Again, when our Saviour was expiring on the cross, he promised the dying thief that he should be in paradise that day; from which it appears plain, there is a receptacle for both good and bad spirits, in which they are reserved till the resurrection of the dead. Bui it appears to me from your second Letter, p. 349, that

you

take the idea from what the apostle says Heb. i. 14. Are not angels ministering spirits, sent.forth to mmister or atteud' to the heirs of salvation? But it appears from chap. ii. ver. 2. that the apostle was alluding to the appearances of those heavenly messengers to the patriarchs and prophets of old. And he is shewing how much superior the mission of Christ would be to that which the angels brought, and how inuch greater, therefore, would their condemnation be who neglect it, than those who neglected, the message of the angels. But it is not said we shall convey messages from God to men, for let us recollect, angels are different to men in naiwe, and of course in employment, and we cannot understand either the one or the other fully. It is said, Mark xii. 25. that departed spirits shall be like the angels in heaven ; which passage you have quoted in

connection with the former. But from Luke, XX. 35, 36. it appears to have nothing to do with the subject, for our Saviour is answering a question of the Sadducees respecting the resurrection, in which he declares the likeness to consist in immortality; for he says, departed spirits cannot die any more, being equal to the angels in heaven. 'Thus, Sir, I trust I have proved it is you who make the mistake, and

may not take charge of, surround, and protect our friends in ike body." However, should you have any thing further to offer upon this subjeet, I shall be very ready to answer you, as it is truth I wish to obtain and not victory. . Yours, in the bonds of peace,

W. STEVENS

that we

QUESTION

ON

THE DOCTRINE OF SATISFACTION FOR STN.

SIR, WHEN a man is on the enquiry after truth, I should suppose it to be

very natural to make such enquiry by asking questions; which method I have frequently taken among iny religious neighbours, and háve sometimes been answered with, “ Any fool may ask questions that a wise man cannot answer." This may be a genteel way of getting rid of the question, but I think no way calculated to make the fool the wiser : but if a fool is capable of asking a wise question, does it not behove the wise man to endeavour, at least, to answer the same? When I as a fool have asked a question, it has been to have explained and proved from Scripture soine sentiment or sentiments embraced by wise men as truth, under an idea' that every such wise man could certainly give some satisfactory proof or evidence of the truth of such sentiment; but in this I have found inyself mistaken, : nevertheless, I meani to go on asking till I am sufficientig informed, if information can be got; and who can blame me? I therefore hope, Sir, that you and your correspondents will bear with me in my folly, and permit me to ask a question or two through the channel of your Miscellany.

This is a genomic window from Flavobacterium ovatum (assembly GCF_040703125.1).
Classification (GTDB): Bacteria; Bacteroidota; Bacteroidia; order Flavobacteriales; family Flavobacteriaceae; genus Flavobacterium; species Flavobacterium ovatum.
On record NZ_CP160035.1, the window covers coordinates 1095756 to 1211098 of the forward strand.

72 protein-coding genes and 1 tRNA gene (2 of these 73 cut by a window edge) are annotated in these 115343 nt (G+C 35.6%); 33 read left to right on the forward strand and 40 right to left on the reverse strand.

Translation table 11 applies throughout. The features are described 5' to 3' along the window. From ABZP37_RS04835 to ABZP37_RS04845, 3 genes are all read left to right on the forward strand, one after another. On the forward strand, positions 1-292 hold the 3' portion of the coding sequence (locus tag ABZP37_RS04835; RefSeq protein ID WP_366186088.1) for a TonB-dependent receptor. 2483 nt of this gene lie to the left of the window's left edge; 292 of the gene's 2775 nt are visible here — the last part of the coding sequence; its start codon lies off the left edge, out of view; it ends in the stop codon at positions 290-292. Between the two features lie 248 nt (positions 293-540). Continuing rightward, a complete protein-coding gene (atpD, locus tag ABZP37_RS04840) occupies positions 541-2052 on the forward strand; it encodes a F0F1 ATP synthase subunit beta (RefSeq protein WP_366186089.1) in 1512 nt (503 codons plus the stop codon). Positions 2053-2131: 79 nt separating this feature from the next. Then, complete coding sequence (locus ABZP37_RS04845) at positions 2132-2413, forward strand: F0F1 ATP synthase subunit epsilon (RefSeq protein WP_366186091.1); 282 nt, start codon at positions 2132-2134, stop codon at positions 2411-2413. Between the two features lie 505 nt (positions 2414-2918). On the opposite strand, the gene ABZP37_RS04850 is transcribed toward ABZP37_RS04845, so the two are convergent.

It is my lot to sit under preachers who tell me that one makes three and that three makes but one; and also that Christ, by his death, sufferings, &c. has given satisfaction to the justice of God for the sins of the elect, and thereby appeased his wrathful indignation on their behalf, and for the non-elećt no satisfaction is given, and consequently they - inust go into a state of endless misery: and they also tell me I should teceive nothing as true but what I have a “ thus saith the Lord" for; and to the law and to the testimony, if a man speak not according to this law and testimony, it is because there is no light in tim. I therefore thought thảt I ought to examine this law and testimony to satisfy myself if there was a “ Thus saith the Lord" for such propositions, and upon examination f do not find the word satisfattion in all the New Testament,

and but twice in the Old, and there I cannot perceive any reference to a satisfaction given by Christ to the Father. I then looked for the word atonement, thinking that might help me out; and I found that this word occurred but once in the New Testament, which is in Rom. v. 11, and there is no mention of its being received by the Father, but by us, i. e. the elect; it is true it occurs about forty times in the Old Testament, but if either of those passages had any reference to the subject, is it not strange that the writers of the New Testament (who knew the mind and will of God more perfectly than the Old Testament saints) should be so silent upon the subject?

I then went in search of the word reconciliation, and I found that it occurred about eleven or twelve times in the New Testament; but in no passage is there a word of God's being reconciled to us, but of our reconciliation to God, &c., unless Heb. ii. 17. can be so construed.